Exim is a free, open-source MTA produced at Cambridge University, and it is popular with users of Linux and other UNIX-like operating systems thanks to its customizability and helpful community.
At the moment, Exim is the standard mail transfer agents for Debian-based Linux systems such is Ubuntu, probably because it can be easily customized and configured.
Variables in Exim
The ability to declare variables is numbered among its handier features. Variable values can be taken from incoming emails and subsequently used for things like message filtering.
Exim also has a native scripting language that allows users to create bespoke scripts for processing emails.
Users appreciate Exim for its logging capabilities, which exist in triplicate to fight spam. These logs are called ‘main’, ‘panic’, and ‘reject’.
Solving problems is made somewhat easier by Exim’s well-established and very active online community. Bug hunting users will also benefit from the plethora of online documentation that exists.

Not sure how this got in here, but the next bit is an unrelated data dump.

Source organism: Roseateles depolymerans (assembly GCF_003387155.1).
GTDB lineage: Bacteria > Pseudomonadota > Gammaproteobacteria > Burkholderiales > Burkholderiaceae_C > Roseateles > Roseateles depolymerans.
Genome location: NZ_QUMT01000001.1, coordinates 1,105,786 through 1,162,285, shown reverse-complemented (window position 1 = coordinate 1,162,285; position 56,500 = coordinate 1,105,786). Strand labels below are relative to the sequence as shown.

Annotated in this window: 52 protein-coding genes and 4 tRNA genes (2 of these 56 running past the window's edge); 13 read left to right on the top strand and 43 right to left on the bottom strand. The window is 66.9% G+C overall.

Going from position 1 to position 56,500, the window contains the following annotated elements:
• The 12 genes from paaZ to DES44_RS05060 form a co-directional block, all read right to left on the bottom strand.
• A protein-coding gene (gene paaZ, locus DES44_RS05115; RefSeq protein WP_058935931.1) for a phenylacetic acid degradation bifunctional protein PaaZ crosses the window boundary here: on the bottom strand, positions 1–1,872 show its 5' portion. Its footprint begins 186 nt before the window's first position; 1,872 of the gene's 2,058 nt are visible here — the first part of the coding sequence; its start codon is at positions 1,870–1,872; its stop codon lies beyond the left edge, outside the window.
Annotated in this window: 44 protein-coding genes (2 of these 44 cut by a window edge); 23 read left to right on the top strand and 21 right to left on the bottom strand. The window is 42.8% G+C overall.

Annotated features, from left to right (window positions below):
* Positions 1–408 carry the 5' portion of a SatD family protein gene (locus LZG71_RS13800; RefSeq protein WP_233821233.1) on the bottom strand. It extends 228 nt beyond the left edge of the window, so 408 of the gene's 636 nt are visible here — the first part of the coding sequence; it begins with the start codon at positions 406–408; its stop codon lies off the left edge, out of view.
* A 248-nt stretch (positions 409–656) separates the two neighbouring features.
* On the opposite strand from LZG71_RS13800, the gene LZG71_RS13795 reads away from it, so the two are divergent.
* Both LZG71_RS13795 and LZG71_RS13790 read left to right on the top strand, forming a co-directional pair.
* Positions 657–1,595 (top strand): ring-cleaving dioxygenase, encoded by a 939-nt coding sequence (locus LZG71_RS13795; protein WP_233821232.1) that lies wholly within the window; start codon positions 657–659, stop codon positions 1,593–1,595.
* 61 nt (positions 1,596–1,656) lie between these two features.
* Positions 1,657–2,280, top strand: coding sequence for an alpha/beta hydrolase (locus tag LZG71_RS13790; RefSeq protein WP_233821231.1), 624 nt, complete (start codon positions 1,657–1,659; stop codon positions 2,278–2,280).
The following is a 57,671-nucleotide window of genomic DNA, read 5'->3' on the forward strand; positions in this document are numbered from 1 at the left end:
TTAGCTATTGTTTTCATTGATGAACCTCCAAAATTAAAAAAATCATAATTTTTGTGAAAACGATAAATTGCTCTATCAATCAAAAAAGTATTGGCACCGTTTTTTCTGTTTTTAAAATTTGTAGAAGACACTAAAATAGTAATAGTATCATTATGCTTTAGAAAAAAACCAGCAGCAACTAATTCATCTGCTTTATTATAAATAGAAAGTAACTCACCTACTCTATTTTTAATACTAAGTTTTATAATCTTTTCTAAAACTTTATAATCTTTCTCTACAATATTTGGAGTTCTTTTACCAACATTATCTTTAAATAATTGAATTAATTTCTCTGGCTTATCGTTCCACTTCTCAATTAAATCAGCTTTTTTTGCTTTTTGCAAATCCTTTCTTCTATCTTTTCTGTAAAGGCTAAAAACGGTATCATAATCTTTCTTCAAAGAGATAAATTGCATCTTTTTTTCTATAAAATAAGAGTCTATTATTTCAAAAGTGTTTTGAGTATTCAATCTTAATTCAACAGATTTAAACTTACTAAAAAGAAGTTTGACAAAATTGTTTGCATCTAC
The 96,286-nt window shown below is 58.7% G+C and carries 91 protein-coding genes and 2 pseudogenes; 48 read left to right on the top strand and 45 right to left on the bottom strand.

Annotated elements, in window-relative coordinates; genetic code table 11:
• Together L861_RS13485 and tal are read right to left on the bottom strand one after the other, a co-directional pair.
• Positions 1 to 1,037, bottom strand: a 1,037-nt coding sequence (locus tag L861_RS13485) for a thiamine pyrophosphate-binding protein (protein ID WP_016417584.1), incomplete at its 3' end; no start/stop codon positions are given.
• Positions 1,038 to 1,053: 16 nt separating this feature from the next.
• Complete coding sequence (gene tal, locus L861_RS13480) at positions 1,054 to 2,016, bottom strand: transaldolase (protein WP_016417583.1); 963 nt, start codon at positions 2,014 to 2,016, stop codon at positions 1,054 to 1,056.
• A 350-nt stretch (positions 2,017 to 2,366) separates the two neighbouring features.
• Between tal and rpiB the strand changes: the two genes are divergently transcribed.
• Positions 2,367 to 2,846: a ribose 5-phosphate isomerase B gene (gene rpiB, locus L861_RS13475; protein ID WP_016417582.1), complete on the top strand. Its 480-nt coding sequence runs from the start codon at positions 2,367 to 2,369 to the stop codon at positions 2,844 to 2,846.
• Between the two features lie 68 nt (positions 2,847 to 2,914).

Exim is very customizable and is compatible with Sendmail. It has proved its worth as an MTA. The Exim Configuration Manager interface within the Service Manager in WHM is where users go to customize it, or they can make changes to the exim.conf file.
All that flexibility comes at a price that some users are unwilling to pay, i.e., it’s complicated, which could be seen as a disadvantage. That supportive community is one symptom of this complex beast. If you want to maintain it successfully then you’re probably going to need help.
Queue Processing Performance
Many high-volume web applications rely on Exim because it can efficiently manage vast rivers of incoming emails, but these can back up and hinder the server’s ability to process the queue.